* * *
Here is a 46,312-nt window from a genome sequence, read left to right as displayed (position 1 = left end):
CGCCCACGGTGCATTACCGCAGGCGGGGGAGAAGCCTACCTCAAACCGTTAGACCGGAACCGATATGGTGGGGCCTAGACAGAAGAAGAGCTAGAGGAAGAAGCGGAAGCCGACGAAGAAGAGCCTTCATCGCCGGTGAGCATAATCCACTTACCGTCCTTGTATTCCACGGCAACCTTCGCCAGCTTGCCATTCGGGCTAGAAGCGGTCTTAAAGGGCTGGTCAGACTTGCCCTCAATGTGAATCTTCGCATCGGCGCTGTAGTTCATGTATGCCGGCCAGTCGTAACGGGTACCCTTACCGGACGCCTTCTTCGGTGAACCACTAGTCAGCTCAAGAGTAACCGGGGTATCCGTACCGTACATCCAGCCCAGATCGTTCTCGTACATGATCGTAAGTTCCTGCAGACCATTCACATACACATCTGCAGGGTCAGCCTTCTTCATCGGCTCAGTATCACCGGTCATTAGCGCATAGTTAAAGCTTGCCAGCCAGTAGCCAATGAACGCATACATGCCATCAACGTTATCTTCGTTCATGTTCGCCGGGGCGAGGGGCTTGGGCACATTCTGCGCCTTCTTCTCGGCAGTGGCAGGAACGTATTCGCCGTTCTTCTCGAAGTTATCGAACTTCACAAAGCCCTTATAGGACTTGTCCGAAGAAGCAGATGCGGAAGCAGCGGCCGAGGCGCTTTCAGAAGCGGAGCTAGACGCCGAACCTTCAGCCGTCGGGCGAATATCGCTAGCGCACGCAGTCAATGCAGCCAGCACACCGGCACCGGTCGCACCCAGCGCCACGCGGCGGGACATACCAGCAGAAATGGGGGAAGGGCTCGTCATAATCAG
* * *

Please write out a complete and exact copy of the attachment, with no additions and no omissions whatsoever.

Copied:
Here is a 46,312-nt window from a genome sequence, read left to right as displayed (position 1 = left end):
CGCCCACGGTGCATTACCGCAGGCGGGGGAGAAGCCTACCTCAAACCGTTAGACCGGAACCGATATGGTGGGGCCTAGACAGAAGAAGAGCTAGAGGAAGAAGCGGAAGCCGACGAAGAAGAGCCTTCATCGCCGGTGAGCATAATCCACTTACCGTCCTTGTATTCCACGGCAACCTTCGCCAGCTTGCCATTCGGGCTAGAAGCGGTCTTAAAGGGCTGGTCAGACTTGCCCTCAATGTGAATCTTCGCATCGGCGCTGTAGTTCATGTATGCCGGCCAGTCGTAACGGGTACCCTTACCGGACGCCTTCTTCGGTGAACCACTAGTCAGCTCAAGAGTAACCGGGGTATCCGTACCGTACATCCAGCCCAGATCGTTCTCGTACATGATCGTAAGTTCCTGCAGACCATTCACATACACATCTGCAGGGTCAGCCTTCTTCATCGGCTCAGTATCACCGGTCATTAGCGCATAGTTAAAGCTTGCCAGCCAGTAGCCAATGAACGCATACATGCCATCAACGTTATCTTCGTTCATGTTCGCCGGGGCGAGGGGCTTGGGCACATTCTGCGCCTTCTTCTCGGCAGTGGCAGGAACGTATTCGCCGTTCTTCTCGAAGTTATCGAACTTCACAAAGCCCTTATAGGACTTGTCCGAAGAAGCAGATGCGGAAGCAGCGGCCGAGGCGCTTTCAGAAGCGGAGCTAGACGCCGAACCTTCAGCCGTCGGGCGAATATCGCTAGCGCACGCAGTCAATGCAGCCAGCACACCGGCACCGGTCGCACCCAGCGCCACGCGGCGGGACATACCAGCAGAAATGGGGGAAGGGCTCGTCATAATCAG